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See detailCerebral folate deficiency with developmental delay, autism, and response to folinic acid
Moretti, P.; Sahoo, T.; Hyland, K. et al

in Neurology (2005), 64(6), 1088-1090

The authors describe a 6-year-old girl with developmental delay, psychomotor regression, seizures, mental retardation, and autistic features associated with low CSF levels of 5-methyltetrahydrofolate, the ... [more ▼]

The authors describe a 6-year-old girl with developmental delay, psychomotor regression, seizures, mental retardation, and autistic features associated with low CSF levels of 5-methyltetrahydrofolate, the biologically active form of folates in CSF and blood. Folate and B12 levels were normal in peripheral tissues, suggesting cerebral Mate deficiency. Treatment with folinic acid corrected CSF abnormalities and improved motor skills. Copyright © 2005 by AAN Enterprises, Inc. [less ▲]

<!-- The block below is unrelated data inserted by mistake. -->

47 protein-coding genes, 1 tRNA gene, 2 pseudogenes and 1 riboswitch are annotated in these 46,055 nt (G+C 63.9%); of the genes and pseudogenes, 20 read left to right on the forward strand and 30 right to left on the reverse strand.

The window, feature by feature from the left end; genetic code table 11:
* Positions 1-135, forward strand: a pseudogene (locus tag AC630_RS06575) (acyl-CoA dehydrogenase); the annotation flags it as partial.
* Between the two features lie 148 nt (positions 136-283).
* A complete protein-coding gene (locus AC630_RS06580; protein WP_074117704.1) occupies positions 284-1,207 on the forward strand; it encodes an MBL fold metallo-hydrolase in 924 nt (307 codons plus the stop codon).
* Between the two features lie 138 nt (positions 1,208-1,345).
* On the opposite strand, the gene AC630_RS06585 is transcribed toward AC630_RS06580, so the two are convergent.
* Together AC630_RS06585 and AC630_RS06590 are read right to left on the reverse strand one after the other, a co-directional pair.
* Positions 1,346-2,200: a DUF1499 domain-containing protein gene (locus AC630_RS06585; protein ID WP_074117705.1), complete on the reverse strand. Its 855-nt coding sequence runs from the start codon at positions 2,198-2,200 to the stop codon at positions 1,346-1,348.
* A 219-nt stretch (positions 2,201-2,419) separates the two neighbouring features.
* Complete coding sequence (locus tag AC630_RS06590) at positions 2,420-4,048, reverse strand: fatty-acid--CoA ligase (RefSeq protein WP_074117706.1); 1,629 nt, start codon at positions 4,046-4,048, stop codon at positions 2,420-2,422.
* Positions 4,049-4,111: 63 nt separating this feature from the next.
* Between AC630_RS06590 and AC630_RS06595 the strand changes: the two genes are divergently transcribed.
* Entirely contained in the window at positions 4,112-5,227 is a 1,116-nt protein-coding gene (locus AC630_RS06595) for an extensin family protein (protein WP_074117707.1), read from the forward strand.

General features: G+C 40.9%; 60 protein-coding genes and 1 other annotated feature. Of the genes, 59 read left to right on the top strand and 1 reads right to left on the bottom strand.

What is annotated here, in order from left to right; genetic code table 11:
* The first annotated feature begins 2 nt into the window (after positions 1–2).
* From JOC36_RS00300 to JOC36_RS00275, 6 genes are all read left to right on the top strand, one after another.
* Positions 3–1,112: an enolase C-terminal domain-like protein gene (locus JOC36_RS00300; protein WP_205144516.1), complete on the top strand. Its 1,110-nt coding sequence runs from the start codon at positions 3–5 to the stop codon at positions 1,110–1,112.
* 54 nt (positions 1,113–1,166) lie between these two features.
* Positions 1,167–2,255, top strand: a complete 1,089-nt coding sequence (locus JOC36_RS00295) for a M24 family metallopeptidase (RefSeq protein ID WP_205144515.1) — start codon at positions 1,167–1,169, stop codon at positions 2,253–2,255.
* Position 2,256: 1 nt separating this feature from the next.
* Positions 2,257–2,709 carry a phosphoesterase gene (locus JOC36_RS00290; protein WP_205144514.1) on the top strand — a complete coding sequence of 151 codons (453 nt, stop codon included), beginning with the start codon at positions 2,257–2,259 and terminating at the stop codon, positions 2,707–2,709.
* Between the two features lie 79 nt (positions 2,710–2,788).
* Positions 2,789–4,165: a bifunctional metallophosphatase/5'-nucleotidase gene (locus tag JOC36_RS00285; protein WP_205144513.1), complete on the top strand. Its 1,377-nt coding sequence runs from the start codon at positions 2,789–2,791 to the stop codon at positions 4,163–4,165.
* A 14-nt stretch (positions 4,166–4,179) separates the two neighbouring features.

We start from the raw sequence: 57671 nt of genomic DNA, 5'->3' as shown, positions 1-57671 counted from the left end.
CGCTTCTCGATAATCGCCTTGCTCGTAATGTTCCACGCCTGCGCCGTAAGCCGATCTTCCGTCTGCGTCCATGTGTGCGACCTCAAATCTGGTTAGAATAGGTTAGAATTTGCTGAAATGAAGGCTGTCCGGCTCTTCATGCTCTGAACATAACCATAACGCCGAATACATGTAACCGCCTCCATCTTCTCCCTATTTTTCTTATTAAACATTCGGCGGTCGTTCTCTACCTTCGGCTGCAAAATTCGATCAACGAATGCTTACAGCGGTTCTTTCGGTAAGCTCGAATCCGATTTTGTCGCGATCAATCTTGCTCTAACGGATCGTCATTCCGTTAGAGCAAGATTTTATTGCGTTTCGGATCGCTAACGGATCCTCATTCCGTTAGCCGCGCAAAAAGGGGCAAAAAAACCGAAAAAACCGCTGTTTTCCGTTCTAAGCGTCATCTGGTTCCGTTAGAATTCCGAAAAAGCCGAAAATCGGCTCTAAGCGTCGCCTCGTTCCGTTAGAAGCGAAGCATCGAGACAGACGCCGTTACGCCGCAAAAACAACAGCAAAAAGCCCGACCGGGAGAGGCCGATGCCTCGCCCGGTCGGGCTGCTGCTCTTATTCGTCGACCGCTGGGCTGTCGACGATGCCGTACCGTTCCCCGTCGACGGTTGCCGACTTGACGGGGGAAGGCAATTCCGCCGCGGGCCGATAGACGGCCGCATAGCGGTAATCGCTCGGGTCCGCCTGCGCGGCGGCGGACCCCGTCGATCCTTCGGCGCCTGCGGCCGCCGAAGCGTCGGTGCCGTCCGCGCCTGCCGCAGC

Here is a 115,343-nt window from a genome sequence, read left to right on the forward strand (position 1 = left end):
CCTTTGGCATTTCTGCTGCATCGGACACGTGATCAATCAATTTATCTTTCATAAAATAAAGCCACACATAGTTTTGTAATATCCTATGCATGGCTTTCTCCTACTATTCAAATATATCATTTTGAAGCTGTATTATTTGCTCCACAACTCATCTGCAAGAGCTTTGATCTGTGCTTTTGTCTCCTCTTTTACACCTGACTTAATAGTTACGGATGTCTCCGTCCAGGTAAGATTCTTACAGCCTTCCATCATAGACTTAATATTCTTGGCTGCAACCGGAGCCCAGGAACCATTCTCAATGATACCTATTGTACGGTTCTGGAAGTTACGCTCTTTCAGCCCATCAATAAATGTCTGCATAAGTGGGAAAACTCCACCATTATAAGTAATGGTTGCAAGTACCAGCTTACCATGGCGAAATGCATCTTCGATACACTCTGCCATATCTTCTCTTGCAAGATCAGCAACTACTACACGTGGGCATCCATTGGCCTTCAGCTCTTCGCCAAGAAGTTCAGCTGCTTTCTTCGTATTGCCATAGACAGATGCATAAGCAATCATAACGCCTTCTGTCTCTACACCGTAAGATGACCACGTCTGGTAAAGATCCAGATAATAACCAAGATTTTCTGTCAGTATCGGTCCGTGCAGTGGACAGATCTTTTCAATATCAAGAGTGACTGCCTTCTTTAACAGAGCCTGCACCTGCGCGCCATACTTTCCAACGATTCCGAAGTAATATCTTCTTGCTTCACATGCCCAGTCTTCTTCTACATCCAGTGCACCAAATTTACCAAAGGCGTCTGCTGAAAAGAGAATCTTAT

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See detailCerebral functional connectivity periodically (de)synchronizes with anatomical constraints
Liegeois, Raphaël ULg; Ziegler, Erik; Bahri, Mohamed Ali ULg et al

in Brain Structure and Function (2015)

This paper studies the link between resting-state functional connectivity (FC), measured by the correlations of the fMRI BOLD time courses, and structural connectivity (SC), estimated through fiber ... [more ▼]